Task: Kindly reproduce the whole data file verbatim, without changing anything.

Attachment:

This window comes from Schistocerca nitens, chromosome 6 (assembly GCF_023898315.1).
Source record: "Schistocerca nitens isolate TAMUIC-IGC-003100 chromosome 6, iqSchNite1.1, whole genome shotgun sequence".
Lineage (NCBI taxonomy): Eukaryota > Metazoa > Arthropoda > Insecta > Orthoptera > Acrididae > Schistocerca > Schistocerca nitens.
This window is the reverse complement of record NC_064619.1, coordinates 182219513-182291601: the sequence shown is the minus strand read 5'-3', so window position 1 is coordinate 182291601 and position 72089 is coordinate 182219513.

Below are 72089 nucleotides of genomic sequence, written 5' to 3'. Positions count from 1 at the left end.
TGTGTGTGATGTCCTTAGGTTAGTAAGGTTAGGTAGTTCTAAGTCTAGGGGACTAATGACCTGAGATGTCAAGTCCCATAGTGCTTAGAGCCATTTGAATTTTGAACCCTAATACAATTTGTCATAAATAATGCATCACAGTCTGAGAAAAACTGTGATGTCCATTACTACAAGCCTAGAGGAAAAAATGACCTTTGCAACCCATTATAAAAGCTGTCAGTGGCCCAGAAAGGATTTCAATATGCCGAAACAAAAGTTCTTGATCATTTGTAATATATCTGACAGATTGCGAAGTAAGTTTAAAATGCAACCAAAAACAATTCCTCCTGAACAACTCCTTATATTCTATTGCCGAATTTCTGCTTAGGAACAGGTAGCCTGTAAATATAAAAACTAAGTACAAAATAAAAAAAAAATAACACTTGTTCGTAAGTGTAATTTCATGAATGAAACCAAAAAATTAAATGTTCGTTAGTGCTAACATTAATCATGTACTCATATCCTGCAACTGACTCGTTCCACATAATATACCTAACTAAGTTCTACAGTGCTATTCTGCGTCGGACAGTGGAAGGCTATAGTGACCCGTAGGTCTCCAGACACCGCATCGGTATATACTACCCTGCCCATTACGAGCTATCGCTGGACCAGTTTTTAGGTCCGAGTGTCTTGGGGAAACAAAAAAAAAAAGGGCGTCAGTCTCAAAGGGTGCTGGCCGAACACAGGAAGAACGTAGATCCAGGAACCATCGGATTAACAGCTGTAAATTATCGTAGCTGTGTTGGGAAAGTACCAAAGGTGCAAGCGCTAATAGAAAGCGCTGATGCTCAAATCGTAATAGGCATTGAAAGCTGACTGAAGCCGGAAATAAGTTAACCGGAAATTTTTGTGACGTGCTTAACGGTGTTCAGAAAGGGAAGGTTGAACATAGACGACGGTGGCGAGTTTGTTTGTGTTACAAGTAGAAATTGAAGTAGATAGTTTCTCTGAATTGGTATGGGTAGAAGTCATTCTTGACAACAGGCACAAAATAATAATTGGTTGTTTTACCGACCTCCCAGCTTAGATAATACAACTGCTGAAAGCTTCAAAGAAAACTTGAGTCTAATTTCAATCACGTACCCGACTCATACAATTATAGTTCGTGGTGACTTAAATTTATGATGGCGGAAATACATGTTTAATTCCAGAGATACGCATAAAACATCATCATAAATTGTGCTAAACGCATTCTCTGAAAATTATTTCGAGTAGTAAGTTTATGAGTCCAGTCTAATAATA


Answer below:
This window comes from Schistocerca nitens, chromosome 6 (assembly GCF_023898315.1).
Source record: "Schistocerca nitens isolate TAMUIC-IGC-003100 chromosome 6, iqSchNite1.1, whole genome shotgun sequence".
Lineage (NCBI taxonomy): Eukaryota > Metazoa > Arthropoda > Insecta > Orthoptera > Acrididae > Schistocerca > Schistocerca nitens.
This window is the reverse complement of record NC_064619.1, coordinates 182219513-182291601: the sequence shown is the minus strand read 5'-3', so window position 1 is coordinate 182291601 and position 72089 is coordinate 182219513.

Below are 72089 nucleotides of genomic sequence, written 5' to 3'. Positions count from 1 at the left end.
TGTGTGTGATGTCCTTAGGTTAGTAAGGTTAGGTAGTTCTAAGTCTAGGGGACTAATGACCTGAGATGTCAAGTCCCATAGTGCTTAGAGCCATTTGAATTTTGAACCCTAATACAATTTGTCATAAATAATGCATCACAGTCTGAGAAAAACTGTGATGTCCATTACTACAAGCCTAGAGGAAAAAATGACCTTTGCAACCCATTATAAAAGCTGTCAGTGGCCCAGAAAGGATTTCAATATGCCGAAACAAAAGTTCTTGATCATTTGTAATATATCTGACAGATTGCGAAGTAAGTTTAAAATGCAACCAAAAACAATTCCTCCTGAACAACTCCTTATATTCTATTGCCGAATTTCTGCTTAGGAACAGGTAGCCTGTAAATATAAAAACTAAGTACAAAATAAAAAAAAAATAACACTTGTTCGTAAGTGTAATTTCATGAATGAAACCAAAAAATTAAATGTTCGTTAGTGCTAACATTAATCATGTACTCATATCCTGCAACTGACTCGTTCCACATAATATACCTAACTAAGTTCTACAGTGCTATTCTGCGTCGGACAGTGGAAGGCTATAGTGACCCGTAGGTCTCCAGACACCGCATCGGTATATACTACCCTGCCCATTACGAGCTATCGCTGGACCAGTTTTTAGGTCCGAGTGTCTTGGGGAAACAAAAAAAAAAAGGGCGTCAGTCTCAAAGGGTGCTGGCCGAACACAGGAAGAACGTAGATCCAGGAACCATCGGATTAACAGCTGTAAATTATCGTAGCTGTGTTGGGAAAGTACCAAAGGTGCAAGCGCTAATAGAAAGCGCTGATGCTCAAATCGTAATAGGCATTGAAAGCTGACTGAAGCCGGAAATAAGTTAACCGGAAATTTTTGTGACGTGCTTAACGGTGTTCAGAAAGGGAAGGTTGAACATAGACGACGGTGGCGAGTTTGTTTGTGTTACAAGTAGAAATTGAAGTAGATAGTTTCTCTGAATTGGTATGGGTAGAAGTCATTCTTGACAACAGGCACAAAATAATAATTGGTTGTTTTACCGACCTCCCAGCTTAGATAATACAACTGCTGAAAGCTTCAAAGAAAACTTGAGTCTAATTTCAATCACGTACCCGACTCATACAATTATAGTTCGTGGTGACTTAAATTTATGATGGCGGAAATACATGTTTAATTCCAGAGATACGCATAAAACATCATCATAAATTGTGCTAAACGCATTCTCTGAAAATTATTTCGAGTAGTAAGTTTATGAGTCCAGTCTAATAATA